I’m running a temperature and not feeling tip tip, so we’re having even more old poetry. Current content coming some.
I have had a week full of duplicated bank transactions, leaking ceilings, insanely high vets bills & other stressy issues. All of which have impacted my creative flow. So, I thought I would treat you to a little of my old poetry.
Regular service will resume soon.
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After some recent ‘market research’ I discovered that folks would like me to share more of what I’m reading. I have always been a total bookworm & am pretty much constantly reading. I always intend to share books I enjoy, but never remember. My goodreads is neglected for months & then a tonne of books of are added at once. Now that I have confirmation that people do actually want this type of content, I am going to try much harder. Starting right now, with a rundown of some of my favourite books.
Delusion of Grandma, Carrie Fisher
Carrie Fisher was incredible in every single way. I absolutely worshipped her. Her acting, comedy & activism were all top notch. Her writing was sublime. I have never found anyone else who writes in such a poetic stream of conscious like style. Carrie draws from her own life to create works of fiction that take my breathe away. Delusions of Grandma centres around Cora, a script fixer who discovers she is pregnant just as her relationship ends. She then goes on a road trip with her eccentric Mother to fulfil her failing Grandfather’s last wish to return to his home town. Her Grandfather has dementia & so may not actually know when he is ‘home’, but they feel duty bound. Her mother is loving, but A LOT. She has a writing partner & best friend who is wonderful, but A LOT. Cora herself could be described as, you guessed it, kind of A LOT. Cora becomes convinced that she won’t survive child birth & starts writing long letters to her unborn child. These letters detail major relationships & events in Cora’s life. They give the reader insight into who she is and how she feels about herself. The way Fisher handles mental illness through these narratives is one of the most lucid accounts I have ever read. I knew exactly the feelings she was describing. Her writing is so exceptional that I practically felt them as I read. If you haven’t experienced Carrie Fisher’s unparalleled writing talent I urge you rectify that as soon as possible.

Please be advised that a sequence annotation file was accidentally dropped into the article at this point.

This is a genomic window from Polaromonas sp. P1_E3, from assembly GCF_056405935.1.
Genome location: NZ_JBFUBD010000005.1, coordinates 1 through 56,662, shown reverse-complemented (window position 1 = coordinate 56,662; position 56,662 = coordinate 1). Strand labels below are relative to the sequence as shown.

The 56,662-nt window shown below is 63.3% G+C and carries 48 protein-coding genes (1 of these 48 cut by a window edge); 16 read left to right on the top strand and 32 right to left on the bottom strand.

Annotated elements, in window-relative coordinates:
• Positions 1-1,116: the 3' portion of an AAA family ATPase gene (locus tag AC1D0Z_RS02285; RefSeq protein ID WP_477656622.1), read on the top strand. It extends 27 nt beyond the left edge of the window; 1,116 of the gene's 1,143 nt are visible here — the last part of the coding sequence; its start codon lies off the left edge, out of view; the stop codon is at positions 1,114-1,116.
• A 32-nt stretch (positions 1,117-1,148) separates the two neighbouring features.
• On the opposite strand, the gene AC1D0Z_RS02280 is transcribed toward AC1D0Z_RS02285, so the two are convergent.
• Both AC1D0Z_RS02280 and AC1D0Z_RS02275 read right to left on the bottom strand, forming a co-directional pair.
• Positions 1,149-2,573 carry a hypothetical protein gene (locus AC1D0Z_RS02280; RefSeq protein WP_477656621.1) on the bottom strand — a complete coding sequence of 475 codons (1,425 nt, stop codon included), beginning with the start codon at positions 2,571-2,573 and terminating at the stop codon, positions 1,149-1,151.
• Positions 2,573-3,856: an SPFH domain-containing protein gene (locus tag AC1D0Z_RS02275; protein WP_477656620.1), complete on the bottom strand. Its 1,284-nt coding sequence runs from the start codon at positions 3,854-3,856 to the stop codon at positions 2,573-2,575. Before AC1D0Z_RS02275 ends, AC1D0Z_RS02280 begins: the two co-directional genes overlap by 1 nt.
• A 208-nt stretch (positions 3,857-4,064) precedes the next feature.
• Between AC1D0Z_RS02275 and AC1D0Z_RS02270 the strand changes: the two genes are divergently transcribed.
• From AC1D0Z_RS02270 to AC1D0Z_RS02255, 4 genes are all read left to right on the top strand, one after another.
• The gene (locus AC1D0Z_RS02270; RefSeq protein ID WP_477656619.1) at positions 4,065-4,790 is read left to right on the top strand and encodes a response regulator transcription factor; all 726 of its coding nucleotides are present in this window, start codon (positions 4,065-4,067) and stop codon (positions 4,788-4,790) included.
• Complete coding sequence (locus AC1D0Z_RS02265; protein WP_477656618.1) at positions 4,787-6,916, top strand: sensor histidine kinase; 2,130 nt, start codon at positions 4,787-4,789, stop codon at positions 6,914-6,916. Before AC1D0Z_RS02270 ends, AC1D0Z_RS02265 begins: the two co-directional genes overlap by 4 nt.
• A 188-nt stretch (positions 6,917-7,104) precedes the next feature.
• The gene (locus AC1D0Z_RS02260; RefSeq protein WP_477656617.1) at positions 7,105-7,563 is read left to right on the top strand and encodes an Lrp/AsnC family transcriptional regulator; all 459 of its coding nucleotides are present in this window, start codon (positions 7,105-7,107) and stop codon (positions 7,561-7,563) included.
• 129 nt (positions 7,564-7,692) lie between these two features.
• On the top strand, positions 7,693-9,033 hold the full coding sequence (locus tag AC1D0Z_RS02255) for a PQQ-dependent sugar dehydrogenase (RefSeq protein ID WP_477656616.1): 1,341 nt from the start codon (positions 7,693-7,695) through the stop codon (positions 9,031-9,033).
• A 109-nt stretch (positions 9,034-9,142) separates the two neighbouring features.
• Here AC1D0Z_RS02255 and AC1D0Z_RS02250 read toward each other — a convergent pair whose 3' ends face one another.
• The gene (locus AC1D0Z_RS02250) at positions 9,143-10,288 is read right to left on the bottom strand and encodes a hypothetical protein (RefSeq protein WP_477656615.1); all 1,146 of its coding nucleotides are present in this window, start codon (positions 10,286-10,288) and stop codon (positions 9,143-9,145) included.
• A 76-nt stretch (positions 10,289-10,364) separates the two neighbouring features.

The Travelling Hornplayer, Barbara Trapido
The Travelling Hornplayer consists of multiple intersecting stories. The connections in the characters lives are revealed as the book unfolds. Each of the tales are woven together so skilfully that it feels somewhat magical. That hint of magic persists within the little cosmic drops throughout each character’s narrative. Trapido’s storytelling is beautiful. All of her books feature the same families of characters, but explore different aspects of their lives. Background characters from one novel push centre stage in another. This particular book became my favourite of the authors by virtue of featuring a cycle of poetry I fell in love with at university. A quote from which is now permanently inked on my body. Words have always been my religion and this book is part of my bible.
My Thoughts Exactly, Lily Allen
This book is of course Lily Allen’s autobiography. I’ve always liked her music & most of her candour. I felt a sort of fellowship with her after her first child was still born, which made me more interested in her work. What I admire most about this book is Lily’s honesty. She speaks so openly about her life even when it is not remotely flattering. She lays herself bare as she recounts her childhood, mental health battles, experiences of motherhood, fame, sexual assault & infidelity. It is a brave and raw book. Not at all the typical show biz memoir. I can’t recommend this book highly enough.
There you go, some of my very best books. I have a million favourites, so there will probably be more posts like this. I will also endeavour to post what I am reading (& enjoying) on Insta.
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Have you ever wondered what happens in my head before I filter it onto the paper/screen? I have just the thing for you.